KNOXVILLE, Tenn. — This weekend presented the type of scenery that every Tennessee fan wants out of a football weekend in Knoxville: crisp weather, vibrant fall foliage, a tough test against No. 1 Georgia, and a national spotlight to absorb the optimism that coursed through the streets leading into this prime time, CBS matchup.
“This is the first time Georgia’s going to see an offense that moves as fast as we do,” said Tennessee wide receiver JaVonta Payton. “It’s about us going out and doing what we do best. We most definitely think we can go out there and turn some eyes this week.”
Sure enough, by Saturday, those eyes were indeed glued to Rocky Top — and not just during the game.
From Tennessee alums and ESPN personalities Ryan McGee and Paul Finebaum leading the SEC Network coverage in front of Ayres Hall; to Peyton Manning telling the Dawgs they better “look out;” to beloved Lady Vol legend and WNBA champion Candace Parker leading the Homecoming float parade through campus; and to Manning, Parker and softball legend Monica Abbott and football/baseball alum Todd Helton making appearances during timeouts on the field — the stars and hype were on full display all weekend.
The attendance went stride-for-stride, as orange tailgate tents flapped from Neyland Drive to Circle Park before the Vols traversed a sea of orange en route to Neyland Stadium — a testament to the atmosphere that Josh Heupel has reignited in Knoxville.
Finally, once a crowd of 100,074 — not sold-out, but not far off, either — packed into Tennessee’s college football coliseum, the only question left was this: could the Vols pass their toughest test this season?
Going into the second quarter, the question remained in limbo as the Vols took a 10-7 lead before the Bulldogs tied the score.
Then, within a matter of moments, Hendon Hooker and Stetson Bennett combined to form an emphatic answer: NO.
Hooker fired his third interception of the season, Georgia marched 40 yards in five plays, and Bennett — known to Bulldog fans as “The Mailman” — delivered the go-ahead touchdown on a scamper that proved Tennessee coaches right when they said Bennett could move with his feet.
UGA scored again before the half, as James Cook — who burned the Vols in the first quarter with a game-tying, 39-yard score — hauled in a pass from Bennett to put the Dawgs up 24-10.
Georgia (10-0, 8-0 SEC) never looked back, as Cook and Bennett outran Tennessee (5-5, 3-4 SEC) in a 41-17 win.
Cool was masterful, scoring three total touchdowns, with one in each of the first two quarters and another on a 5-yard grab with 13 minutes left to play.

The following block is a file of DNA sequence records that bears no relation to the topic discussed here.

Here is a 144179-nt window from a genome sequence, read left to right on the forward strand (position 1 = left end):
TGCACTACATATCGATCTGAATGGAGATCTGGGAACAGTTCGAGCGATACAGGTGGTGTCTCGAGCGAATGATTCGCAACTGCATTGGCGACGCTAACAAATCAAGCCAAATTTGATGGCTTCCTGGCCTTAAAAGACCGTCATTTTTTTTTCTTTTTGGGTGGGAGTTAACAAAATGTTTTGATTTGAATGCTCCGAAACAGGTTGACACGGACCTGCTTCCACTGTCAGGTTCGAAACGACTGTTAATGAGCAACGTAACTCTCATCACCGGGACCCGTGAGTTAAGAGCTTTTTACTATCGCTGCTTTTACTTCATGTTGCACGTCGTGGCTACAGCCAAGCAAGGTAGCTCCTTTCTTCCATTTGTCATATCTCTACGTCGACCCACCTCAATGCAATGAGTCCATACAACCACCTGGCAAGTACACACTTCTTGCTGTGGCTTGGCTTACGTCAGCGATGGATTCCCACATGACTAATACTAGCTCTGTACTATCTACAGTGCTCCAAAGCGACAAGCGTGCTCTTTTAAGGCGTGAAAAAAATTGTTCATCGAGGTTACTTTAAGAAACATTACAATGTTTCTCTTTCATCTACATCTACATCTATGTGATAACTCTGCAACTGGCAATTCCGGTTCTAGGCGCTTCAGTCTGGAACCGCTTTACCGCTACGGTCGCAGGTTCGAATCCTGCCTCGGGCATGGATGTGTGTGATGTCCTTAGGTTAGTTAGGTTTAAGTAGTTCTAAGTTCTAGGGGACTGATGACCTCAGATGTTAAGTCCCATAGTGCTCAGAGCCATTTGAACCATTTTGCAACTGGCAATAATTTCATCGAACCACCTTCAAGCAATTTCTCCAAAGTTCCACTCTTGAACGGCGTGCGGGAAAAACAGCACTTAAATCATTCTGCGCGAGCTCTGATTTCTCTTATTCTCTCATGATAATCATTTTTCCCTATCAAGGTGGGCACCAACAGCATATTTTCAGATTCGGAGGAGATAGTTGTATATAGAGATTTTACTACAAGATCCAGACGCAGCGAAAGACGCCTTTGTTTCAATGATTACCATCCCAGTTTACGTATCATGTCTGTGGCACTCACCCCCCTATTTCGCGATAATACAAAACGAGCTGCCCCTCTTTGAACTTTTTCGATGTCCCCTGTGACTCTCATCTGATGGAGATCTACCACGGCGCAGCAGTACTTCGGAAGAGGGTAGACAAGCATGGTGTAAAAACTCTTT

Bennett was just as good, as he completed 17 of 29 passes for 213 yards and a score. He also took eight touches for 40 yards, converted several third-down plays — a continually tough task for this UT defense — and notched the score.
Conversely, Hooker sailed several throws and appeared out of sync all night. He finished 24 for 37 for 244 yards and the score, and he was sacked five times.
Heupel mentioned that pass rush as one reason for Hooker’s discomfort on his interception, and it also explained why the Vols couldn’t hit big plays after entering the game with a nation-best five plays of 70 yards or more.
“Tonight wasn’t our best football,” Heupel said. “I don’t want to take anything away from Georgia. Just our controllables we can do a bit better.”
Fueled by their offensive success and the Vols’ sudden inability to connect on game-changing plays, the Bulldogs controlled the final 30 minutes and put up 17 second-half points. Meanwhile, Tennessee’s second half mustered a garbage-time touchdown on a pass from Joe Milton to Tillman, who overcame UT’s struggles to notch a career-best 10 catches for 200 yards and the score.
Granted, the Vols were without leading rusher Tiyon Evans and Payton, who left the game with an upper body injury in the first half.
Moreover, UT did hang the most points and yards that Georgia has allowed this season in a game few predicted Tennessee to win.
But after what this team has shown so far this season, one would think they could have mustered more in the second half.
“A lot disappointed,” Tillman said. “Just feel like we could have did better. Sure we did more than people expected, but we expected that. We have our moments, but we have to be better.”
Now, Heupel’s group is still searching for a sixth win that would clinch bowl eligibility.
The good news, for the next two weeks, is that neither South Alabama nor Vanderbilt should put up half, or maybe even a quarter, of what Georgia did on Saturday.
And the Vols should have no problem being “better” with either one, meaning that Heupel would finish his first season at 7-5 — a remarkable turnaround considering where this program was when he took over in January.
“No doubts in our guys and who they are,” Heupel said. “Didn’t do the things we needed to to make it a game down the stretch. But it’s a group I’ll go compete with every Saturday.”
“Got to continue to compete and grow. Our kids aren’t scared of walking out in front of anybody. We’ll end up on the right side of some of these.”
With what Heupel has built, he’s right — this team will compete toe-to-toe with the nation’s best in no time. They already have at points this season.
Still, as far as these Vols have come, and as much resilience as they have shown, fans are right to leave underwhelmed after a performance that generated far less optimism than the eye-turning excitement generated this week.
Cover photo via Jake Nichols